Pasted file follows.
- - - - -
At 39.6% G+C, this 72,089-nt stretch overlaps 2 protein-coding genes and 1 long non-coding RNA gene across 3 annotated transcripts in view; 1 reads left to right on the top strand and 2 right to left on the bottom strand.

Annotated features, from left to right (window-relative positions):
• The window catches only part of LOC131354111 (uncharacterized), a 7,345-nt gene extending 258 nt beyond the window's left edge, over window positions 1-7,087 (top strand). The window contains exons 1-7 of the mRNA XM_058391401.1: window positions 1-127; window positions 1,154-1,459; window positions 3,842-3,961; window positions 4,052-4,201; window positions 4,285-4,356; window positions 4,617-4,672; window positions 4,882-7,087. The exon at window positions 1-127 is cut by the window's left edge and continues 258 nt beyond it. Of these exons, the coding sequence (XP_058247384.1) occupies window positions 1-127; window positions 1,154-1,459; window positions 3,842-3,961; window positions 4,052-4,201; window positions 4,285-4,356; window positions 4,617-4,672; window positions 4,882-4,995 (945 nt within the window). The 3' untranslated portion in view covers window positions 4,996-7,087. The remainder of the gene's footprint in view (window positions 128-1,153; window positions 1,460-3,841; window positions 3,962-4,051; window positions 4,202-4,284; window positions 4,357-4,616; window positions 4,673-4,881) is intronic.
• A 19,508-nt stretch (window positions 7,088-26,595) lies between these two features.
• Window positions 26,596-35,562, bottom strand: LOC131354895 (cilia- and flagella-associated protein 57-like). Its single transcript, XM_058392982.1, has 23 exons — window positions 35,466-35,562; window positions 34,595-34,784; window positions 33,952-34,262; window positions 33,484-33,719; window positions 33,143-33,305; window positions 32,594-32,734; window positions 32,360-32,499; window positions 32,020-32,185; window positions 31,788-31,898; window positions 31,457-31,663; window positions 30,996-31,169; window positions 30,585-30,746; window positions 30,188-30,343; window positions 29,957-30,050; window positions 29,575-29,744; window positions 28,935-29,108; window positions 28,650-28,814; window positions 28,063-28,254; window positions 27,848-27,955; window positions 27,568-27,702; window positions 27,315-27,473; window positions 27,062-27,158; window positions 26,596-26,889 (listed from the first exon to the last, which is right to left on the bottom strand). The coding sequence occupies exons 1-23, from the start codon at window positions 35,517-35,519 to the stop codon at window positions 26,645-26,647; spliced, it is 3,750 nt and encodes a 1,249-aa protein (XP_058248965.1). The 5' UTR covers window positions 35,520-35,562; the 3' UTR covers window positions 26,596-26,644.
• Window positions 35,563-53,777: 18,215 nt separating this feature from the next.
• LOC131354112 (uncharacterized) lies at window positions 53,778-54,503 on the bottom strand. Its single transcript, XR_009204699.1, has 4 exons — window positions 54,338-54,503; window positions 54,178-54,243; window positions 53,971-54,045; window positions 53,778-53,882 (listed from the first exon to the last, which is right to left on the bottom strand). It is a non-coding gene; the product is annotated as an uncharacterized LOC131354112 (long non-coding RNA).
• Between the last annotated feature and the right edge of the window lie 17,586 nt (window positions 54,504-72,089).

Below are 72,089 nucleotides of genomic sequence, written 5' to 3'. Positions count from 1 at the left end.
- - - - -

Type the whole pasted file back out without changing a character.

At 39.6% G+C, this 72,089-nt stretch overlaps 2 protein-coding genes and 1 long non-coding RNA gene across 3 annotated transcripts in view; 1 reads left to right on the top strand and 2 right to left on the bottom strand.

Annotated features, from left to right (window-relative positions):
• The window catches only part of LOC131354111 (uncharacterized), a 7,345-nt gene extending 258 nt beyond the window's left edge, over window positions 1-7,087 (top strand). The window contains exons 1-7 of the mRNA XM_058391401.1: window positions 1-127; window positions 1,154-1,459; window positions 3,842-3,961; window positions 4,052-4,201; window positions 4,285-4,356; window positions 4,617-4,672; window positions 4,882-7,087. The exon at window positions 1-127 is cut by the window's left edge and continues 258 nt beyond it. Of these exons, the coding sequence (XP_058247384.1) occupies window positions 1-127; window positions 1,154-1,459; window positions 3,842-3,961; window positions 4,052-4,201; window positions 4,285-4,356; window positions 4,617-4,672; window positions 4,882-4,995 (945 nt within the window). The 3' untranslated portion in view covers window positions 4,996-7,087. The remainder of the gene's footprint in view (window positions 128-1,153; window positions 1,460-3,841; window positions 3,962-4,051; window positions 4,202-4,284; window positions 4,357-4,616; window positions 4,673-4,881) is intronic.
• A 19,508-nt stretch (window positions 7,088-26,595) lies between these two features.
• Window positions 26,596-35,562, bottom strand: LOC131354895 (cilia- and flagella-associated protein 57-like). Its single transcript, XM_058392982.1, has 23 exons — window positions 35,466-35,562; window positions 34,595-34,784; window positions 33,952-34,262; window positions 33,484-33,719; window positions 33,143-33,305; window positions 32,594-32,734; window positions 32,360-32,499; window positions 32,020-32,185; window positions 31,788-31,898; window positions 31,457-31,663; window positions 30,996-31,169; window positions 30,585-30,746; window positions 30,188-30,343; window positions 29,957-30,050; window positions 29,575-29,744; window positions 28,935-29,108; window positions 28,650-28,814; window positions 28,063-28,254; window positions 27,848-27,955; window positions 27,568-27,702; window positions 27,315-27,473; window positions 27,062-27,158; window positions 26,596-26,889 (listed from the first exon to the last, which is right to left on the bottom strand). The coding sequence occupies exons 1-23, from the start codon at window positions 35,517-35,519 to the stop codon at window positions 26,645-26,647; spliced, it is 3,750 nt and encodes a 1,249-aa protein (XP_058248965.1). The 5' UTR covers window positions 35,520-35,562; the 3' UTR covers window positions 26,596-26,644.
• Window positions 35,563-53,777: 18,215 nt separating this feature from the next.
• LOC131354112 (uncharacterized) lies at window positions 53,778-54,503 on the bottom strand. Its single transcript, XR_009204699.1, has 4 exons — window positions 54,338-54,503; window positions 54,178-54,243; window positions 53,971-54,045; window positions 53,778-53,882 (listed from the first exon to the last, which is right to left on the bottom strand). It is a non-coding gene; the product is annotated as an uncharacterized LOC131354112 (long non-coding RNA).
• Between the last annotated feature and the right edge of the window lie 17,586 nt (window positions 54,504-72,089).

Below are 72,089 nucleotides of genomic sequence, written 5' to 3'. Positions count from 1 at the left end.